"Apropos of A Modern Romeo?" Ray asked, harshly.
"If you please, A Modern Romeo." Ray took the chair which Mr. Brandreth signed a clerk to bring him from without. Kane went on: "It's very curious, the history of these things, and I've looked into it somewhat. Ordinarily a book makes its fortune, or it doesn't, at once. I should say this was always the case with a story that had already been published serially; but with a book that first appears as a book, the chances seem to be rather more capricious. The first great success with us was Uncle Tom's Cabin, and that was assured before the story was finished in the old National Era, where it was printed. But that had an immense motive power behind it — a vital question that affected the whole nation."
"I seem to have come too late for the vital questions," said Ray.
"Oh no! oh no! There are always plenty of them left. There is the industrial slavery, which exists on a much more universal scale than the chattel slavery ; that is still waiting its novelist."
"Or its Trust of novelists," Ray scornfully suggested.
"Very good; very excellent good; nothing less than a syndicate perhaps could grapple with a theme of such vast dimensions."
"It would antagonize a large part of the reading public," Mr. Brandreth said; but he had the air of making a mental memorandum to keep an eye out for MSS. dealing with industrial slavery.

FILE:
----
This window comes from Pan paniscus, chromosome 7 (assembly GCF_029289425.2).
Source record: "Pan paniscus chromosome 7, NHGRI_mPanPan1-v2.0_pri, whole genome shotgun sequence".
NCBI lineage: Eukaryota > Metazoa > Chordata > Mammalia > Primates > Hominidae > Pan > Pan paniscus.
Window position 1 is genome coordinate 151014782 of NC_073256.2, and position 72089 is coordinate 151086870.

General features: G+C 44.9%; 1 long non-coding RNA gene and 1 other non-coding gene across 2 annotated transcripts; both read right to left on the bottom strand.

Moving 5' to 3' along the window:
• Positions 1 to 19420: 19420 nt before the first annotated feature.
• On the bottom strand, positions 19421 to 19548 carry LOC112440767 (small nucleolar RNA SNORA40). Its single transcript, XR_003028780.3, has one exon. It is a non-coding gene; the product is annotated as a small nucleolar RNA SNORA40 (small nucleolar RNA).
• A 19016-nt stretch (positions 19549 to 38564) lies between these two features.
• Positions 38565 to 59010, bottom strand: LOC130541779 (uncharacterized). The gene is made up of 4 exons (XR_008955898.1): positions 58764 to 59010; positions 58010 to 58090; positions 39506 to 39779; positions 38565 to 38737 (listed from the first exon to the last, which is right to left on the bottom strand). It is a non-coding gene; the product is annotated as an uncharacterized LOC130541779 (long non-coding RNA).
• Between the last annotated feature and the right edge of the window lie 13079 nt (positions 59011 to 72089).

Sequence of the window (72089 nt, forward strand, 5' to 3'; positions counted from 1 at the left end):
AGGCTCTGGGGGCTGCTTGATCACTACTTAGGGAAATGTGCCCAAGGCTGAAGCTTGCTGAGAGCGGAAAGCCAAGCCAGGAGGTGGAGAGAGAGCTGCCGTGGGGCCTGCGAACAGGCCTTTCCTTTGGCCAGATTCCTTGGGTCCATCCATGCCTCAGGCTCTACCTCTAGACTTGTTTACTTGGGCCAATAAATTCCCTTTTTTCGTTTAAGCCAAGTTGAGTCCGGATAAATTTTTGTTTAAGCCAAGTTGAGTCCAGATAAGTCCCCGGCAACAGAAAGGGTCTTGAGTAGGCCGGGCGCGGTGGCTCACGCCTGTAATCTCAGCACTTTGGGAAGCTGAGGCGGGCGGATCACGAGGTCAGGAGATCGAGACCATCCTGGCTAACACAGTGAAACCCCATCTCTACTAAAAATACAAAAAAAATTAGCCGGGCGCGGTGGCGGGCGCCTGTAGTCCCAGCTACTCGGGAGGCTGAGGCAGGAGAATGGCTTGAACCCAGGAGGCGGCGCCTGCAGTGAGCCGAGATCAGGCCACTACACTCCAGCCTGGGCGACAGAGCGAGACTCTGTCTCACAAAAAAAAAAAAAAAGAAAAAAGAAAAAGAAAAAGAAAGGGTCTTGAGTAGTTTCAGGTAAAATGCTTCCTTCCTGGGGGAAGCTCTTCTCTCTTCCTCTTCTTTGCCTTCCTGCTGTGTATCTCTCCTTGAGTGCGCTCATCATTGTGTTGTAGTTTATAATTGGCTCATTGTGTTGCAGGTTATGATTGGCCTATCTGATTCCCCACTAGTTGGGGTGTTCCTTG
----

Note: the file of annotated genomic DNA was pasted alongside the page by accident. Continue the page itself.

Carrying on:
"So much the better! So much the better!" said Kane. "Robert Elsmere antagonized much more than half its readers by its religious positions. But that wasn't what I was trying to get at. I was thinking about how some of the phenomenally successful books hung fire at first."
"Ah, that interests me as the author of a phenomenally successful book that is still hanging fire," sighed Ray.
Kane smiled approval of his attempt to play with his pain, and went on: "You know that Gates Ajar, which sold up into the hundred thousands, was three months selling the first fifteen hundred."
"Is that so?" Ray asked. "A Modern Romeo has been three weeks selling the first fifteen." He laughed, and Mr. Brandreth with him; but the fact encouraged him, and he could see that it encouraged the publisher.
"We won't speak of Mr. Barnes of New York" —
"Oh no! Don't! " cried Ray.
"You might be very glad to have written it on some accounts, my dear boy," said Kane.
"Have vou read it?"
"That's neither here nor there. I haven't seen Little Lord Fauntleroy. But I wanted to speak of Looking Backward. Four months after that was published, the first modest edition was still unsold."
Kane rose. "I just dropped in to impart these facts to your publisher, in case you and he might be getting a little impatient of the triumph which seems to be rather behind time. I suppose you've noticed it? These little disappointments are not suffered in a corner."
"Then your inference is that at the end of three or four months A Modern Romeo will be selling at the rate of five hundred a day ? I'm glad for Brandreth here, but I shall be dead by that time."
"Oh no! Oh no!" Kane softly entreated, while he took Ray's hand between his two hands. "One doesn't really die of disappointed literature any more than one dies of disappointed love. That is one of the pathetic superstitions which we like to cherish in a world where we get well of nearly all our hurts, and live on to a hale old imbecility. Depend upon it, my dear boy, you will survive your book at least fifty years." Kane wrung Ray's hand, and got himself quickly away.